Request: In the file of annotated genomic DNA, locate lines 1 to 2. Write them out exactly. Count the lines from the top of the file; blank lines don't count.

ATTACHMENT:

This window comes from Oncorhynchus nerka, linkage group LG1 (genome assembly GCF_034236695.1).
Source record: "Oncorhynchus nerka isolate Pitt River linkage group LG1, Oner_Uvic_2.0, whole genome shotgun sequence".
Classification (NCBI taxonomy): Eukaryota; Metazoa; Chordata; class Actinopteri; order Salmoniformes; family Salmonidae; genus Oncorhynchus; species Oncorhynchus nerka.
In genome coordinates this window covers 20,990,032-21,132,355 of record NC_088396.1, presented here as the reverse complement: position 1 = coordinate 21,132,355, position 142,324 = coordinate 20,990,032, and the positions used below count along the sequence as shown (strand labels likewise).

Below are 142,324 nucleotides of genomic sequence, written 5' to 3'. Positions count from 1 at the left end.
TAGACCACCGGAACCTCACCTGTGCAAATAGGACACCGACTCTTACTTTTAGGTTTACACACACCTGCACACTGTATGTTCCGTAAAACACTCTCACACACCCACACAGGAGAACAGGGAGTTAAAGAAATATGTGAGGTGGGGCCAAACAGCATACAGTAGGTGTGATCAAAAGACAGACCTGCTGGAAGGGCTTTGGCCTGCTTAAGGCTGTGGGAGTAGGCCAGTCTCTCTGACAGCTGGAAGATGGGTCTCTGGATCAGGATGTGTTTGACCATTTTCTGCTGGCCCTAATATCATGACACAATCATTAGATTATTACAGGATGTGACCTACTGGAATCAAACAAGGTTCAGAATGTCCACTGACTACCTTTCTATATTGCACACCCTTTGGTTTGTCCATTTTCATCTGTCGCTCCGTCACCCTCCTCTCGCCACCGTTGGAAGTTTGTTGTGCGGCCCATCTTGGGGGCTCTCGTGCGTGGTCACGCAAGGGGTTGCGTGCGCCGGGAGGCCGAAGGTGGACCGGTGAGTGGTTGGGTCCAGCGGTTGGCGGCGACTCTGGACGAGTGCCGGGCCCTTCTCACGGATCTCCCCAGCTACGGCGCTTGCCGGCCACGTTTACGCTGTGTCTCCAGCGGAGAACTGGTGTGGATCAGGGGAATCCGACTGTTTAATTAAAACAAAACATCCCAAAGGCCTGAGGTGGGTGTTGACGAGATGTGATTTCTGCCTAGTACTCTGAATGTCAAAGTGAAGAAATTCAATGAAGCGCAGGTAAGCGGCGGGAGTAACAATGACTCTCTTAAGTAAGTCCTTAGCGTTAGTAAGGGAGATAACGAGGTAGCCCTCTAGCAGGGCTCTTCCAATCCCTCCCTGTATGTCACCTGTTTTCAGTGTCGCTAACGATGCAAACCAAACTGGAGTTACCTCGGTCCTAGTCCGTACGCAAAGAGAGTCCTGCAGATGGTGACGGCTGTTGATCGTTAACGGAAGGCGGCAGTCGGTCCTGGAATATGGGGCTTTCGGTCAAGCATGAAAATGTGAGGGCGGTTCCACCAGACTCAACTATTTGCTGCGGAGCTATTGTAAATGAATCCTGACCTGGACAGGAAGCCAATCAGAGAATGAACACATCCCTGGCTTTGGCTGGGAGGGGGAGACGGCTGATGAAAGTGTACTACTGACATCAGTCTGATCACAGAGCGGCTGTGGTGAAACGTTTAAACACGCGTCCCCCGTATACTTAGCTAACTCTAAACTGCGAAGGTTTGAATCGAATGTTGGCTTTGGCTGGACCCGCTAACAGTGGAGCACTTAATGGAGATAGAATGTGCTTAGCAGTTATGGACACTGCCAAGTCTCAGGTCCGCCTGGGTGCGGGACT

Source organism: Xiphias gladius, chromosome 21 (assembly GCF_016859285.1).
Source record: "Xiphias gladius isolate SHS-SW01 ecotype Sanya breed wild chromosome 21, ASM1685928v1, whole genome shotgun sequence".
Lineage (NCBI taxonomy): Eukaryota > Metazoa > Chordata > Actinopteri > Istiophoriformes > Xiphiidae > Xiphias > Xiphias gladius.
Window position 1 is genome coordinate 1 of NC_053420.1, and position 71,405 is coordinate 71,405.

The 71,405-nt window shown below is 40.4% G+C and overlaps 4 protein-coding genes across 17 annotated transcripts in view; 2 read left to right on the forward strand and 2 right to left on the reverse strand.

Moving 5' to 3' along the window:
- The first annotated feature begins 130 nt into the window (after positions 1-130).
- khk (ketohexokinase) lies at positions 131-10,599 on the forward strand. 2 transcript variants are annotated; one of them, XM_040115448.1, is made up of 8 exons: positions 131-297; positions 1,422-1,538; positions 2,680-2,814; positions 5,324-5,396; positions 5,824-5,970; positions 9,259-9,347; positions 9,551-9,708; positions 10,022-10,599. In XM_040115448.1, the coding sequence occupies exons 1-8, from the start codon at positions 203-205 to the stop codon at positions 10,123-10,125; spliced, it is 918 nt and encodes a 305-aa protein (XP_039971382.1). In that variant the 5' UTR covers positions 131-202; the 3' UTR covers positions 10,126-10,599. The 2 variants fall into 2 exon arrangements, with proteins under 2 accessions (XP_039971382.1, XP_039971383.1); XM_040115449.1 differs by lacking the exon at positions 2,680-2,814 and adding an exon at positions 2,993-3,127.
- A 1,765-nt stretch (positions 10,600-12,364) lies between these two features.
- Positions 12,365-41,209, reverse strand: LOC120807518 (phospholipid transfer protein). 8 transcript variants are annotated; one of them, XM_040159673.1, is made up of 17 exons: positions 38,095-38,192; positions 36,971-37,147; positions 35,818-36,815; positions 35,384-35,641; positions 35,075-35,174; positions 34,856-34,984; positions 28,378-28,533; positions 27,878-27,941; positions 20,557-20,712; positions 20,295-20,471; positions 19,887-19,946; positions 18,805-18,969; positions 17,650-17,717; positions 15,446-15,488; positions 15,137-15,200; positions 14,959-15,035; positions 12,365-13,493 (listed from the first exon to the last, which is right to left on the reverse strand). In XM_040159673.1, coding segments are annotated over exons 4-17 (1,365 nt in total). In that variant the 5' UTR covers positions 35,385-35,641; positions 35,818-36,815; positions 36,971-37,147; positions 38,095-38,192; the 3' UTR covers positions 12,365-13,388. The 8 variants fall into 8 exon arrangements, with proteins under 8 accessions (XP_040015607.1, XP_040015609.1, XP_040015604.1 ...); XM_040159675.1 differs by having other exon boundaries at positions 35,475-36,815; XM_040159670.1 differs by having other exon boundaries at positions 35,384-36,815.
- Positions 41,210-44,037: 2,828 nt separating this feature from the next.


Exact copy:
This window comes from Oncorhynchus nerka, linkage group LG1 (genome assembly GCF_034236695.1).
Source record: "Oncorhynchus nerka isolate Pitt River linkage group LG1, Oner_Uvic_2.0, whole genome shotgun sequence".